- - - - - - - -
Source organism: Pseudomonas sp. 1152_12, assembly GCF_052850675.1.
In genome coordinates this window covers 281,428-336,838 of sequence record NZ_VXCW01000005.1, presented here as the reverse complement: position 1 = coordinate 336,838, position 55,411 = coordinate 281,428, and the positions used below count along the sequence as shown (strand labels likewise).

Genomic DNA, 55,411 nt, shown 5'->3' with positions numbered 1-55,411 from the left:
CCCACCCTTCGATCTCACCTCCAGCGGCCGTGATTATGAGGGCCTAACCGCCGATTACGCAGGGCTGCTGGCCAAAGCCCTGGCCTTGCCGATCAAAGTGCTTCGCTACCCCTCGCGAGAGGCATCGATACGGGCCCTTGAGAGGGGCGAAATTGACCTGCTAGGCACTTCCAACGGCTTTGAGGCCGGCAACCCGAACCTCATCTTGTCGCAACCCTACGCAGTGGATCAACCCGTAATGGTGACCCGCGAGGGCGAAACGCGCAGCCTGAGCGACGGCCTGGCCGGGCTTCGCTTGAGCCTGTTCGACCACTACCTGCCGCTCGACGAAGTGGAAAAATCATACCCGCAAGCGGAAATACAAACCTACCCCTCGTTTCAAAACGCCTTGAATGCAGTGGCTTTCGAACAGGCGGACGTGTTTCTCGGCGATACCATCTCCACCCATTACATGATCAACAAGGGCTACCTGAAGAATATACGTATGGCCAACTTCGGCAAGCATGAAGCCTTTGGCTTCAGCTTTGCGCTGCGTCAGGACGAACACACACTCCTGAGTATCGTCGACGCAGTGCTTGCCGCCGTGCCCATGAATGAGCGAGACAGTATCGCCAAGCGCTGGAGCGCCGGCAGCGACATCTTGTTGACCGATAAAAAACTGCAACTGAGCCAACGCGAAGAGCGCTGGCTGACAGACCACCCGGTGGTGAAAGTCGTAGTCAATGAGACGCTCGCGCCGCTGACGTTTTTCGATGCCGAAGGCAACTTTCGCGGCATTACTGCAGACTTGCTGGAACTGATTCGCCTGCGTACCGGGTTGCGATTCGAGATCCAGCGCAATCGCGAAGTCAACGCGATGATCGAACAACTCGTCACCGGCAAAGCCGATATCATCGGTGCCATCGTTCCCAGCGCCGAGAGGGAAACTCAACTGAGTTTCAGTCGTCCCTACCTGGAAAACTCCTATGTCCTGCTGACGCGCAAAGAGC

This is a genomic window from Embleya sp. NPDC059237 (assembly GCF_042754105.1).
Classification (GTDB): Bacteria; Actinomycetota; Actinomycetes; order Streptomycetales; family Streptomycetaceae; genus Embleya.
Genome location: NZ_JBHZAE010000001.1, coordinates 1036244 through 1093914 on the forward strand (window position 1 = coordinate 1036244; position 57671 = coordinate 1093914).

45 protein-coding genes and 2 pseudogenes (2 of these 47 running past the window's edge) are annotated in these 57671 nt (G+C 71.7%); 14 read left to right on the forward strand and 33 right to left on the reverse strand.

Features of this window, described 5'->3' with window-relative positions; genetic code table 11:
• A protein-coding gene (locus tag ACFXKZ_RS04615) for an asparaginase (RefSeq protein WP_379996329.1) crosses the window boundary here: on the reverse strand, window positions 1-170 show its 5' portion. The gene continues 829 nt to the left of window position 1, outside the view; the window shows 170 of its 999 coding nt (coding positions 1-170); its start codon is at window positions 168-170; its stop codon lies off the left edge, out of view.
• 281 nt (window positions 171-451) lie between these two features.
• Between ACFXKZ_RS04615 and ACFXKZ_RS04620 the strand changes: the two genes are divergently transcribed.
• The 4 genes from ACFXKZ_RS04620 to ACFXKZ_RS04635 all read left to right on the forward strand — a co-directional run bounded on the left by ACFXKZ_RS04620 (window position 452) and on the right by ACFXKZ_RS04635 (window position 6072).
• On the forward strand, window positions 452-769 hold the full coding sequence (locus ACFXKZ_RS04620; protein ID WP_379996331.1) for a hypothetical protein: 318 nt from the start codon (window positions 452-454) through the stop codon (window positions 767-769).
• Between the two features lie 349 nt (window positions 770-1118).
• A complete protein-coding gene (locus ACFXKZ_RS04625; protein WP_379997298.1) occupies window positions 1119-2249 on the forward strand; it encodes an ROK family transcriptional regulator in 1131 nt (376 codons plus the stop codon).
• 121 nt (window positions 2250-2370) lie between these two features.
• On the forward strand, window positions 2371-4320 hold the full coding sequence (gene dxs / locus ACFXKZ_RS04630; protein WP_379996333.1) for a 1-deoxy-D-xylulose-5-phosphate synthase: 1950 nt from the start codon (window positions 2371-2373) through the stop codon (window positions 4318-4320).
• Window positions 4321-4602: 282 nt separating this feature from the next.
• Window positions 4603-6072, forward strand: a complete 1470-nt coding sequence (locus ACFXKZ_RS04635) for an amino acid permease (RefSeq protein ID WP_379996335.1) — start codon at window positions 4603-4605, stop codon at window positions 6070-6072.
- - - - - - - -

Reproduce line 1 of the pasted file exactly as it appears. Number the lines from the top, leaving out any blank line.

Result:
Source organism: Pseudomonas sp. 1152_12, assembly GCF_052850675.1.